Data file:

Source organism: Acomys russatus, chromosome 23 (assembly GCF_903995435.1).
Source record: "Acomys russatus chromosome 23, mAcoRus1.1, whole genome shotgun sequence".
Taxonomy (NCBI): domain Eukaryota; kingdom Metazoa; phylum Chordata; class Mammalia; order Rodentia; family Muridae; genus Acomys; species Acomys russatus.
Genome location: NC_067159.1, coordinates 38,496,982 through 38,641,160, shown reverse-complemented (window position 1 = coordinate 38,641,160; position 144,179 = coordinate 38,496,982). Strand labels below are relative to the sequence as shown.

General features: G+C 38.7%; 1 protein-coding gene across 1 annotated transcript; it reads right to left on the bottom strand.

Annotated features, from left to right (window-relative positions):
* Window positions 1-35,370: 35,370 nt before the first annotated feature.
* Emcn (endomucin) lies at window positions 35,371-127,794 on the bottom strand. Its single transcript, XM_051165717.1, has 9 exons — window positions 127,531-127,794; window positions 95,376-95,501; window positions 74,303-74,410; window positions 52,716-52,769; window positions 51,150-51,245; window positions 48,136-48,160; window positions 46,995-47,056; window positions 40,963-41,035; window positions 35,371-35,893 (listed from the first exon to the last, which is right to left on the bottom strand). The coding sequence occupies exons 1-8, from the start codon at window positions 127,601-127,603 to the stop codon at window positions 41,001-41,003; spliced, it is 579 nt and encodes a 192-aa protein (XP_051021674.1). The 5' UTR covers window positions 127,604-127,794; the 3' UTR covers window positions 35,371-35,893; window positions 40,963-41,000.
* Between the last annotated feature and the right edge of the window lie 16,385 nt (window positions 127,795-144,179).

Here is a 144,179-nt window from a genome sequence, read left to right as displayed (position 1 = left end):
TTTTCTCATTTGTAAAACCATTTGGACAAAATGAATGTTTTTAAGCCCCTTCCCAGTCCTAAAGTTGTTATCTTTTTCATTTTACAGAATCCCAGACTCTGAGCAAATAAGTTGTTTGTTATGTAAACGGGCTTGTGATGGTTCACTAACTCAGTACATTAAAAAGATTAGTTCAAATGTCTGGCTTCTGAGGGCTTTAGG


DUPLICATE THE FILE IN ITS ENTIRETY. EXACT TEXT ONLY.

Source organism: Acomys russatus, chromosome 23 (assembly GCF_903995435.1).
Source record: "Acomys russatus chromosome 23, mAcoRus1.1, whole genome shotgun sequence".
Taxonomy (NCBI): domain Eukaryota; kingdom Metazoa; phylum Chordata; class Mammalia; order Rodentia; family Muridae; genus Acomys; species Acomys russatus.
Genome location: NC_067159.1, coordinates 38,496,982 through 38,641,160, shown reverse-complemented (window position 1 = coordinate 38,641,160; position 144,179 = coordinate 38,496,982). Strand labels below are relative to the sequence as shown.

General features: G+C 38.7%; 1 protein-coding gene across 1 annotated transcript; it reads right to left on the bottom strand.

Annotated features, from left to right (window-relative positions):
* Window positions 1-35,370: 35,370 nt before the first annotated feature.
* Emcn (endomucin) lies at window positions 35,371-127,794 on the bottom strand. Its single transcript, XM_051165717.1, has 9 exons — window positions 127,531-127,794; window positions 95,376-95,501; window positions 74,303-74,410; window positions 52,716-52,769; window positions 51,150-51,245; window positions 48,136-48,160; window positions 46,995-47,056; window positions 40,963-41,035; window positions 35,371-35,893 (listed from the first exon to the last, which is right to left on the bottom strand). The coding sequence occupies exons 1-8, from the start codon at window positions 127,601-127,603 to the stop codon at window positions 41,001-41,003; spliced, it is 579 nt and encodes a 192-aa protein (XP_051021674.1). The 5' UTR covers window positions 127,604-127,794; the 3' UTR covers window positions 35,371-35,893; window positions 40,963-41,000.
* Between the last annotated feature and the right edge of the window lie 16,385 nt (window positions 127,795-144,179).

Here is a 144,179-nt window from a genome sequence, read left to right as displayed (position 1 = left end):
TTTTCTCATTTGTAAAACCATTTGGACAAAATGAATGTTTTTAAGCCCCTTCCCAGTCCTAAAGTTGTTATCTTTTTCATTTTACAGAATCCCAGACTCTGAGCAAATAAGTTGTTTGTTATGTAAACGGGCTTGTGATGGTTCACTAACTCAGTACATTAAAAAGATTAGTTCAAATGTCTGGCTTCTGAGGGCTTTAGG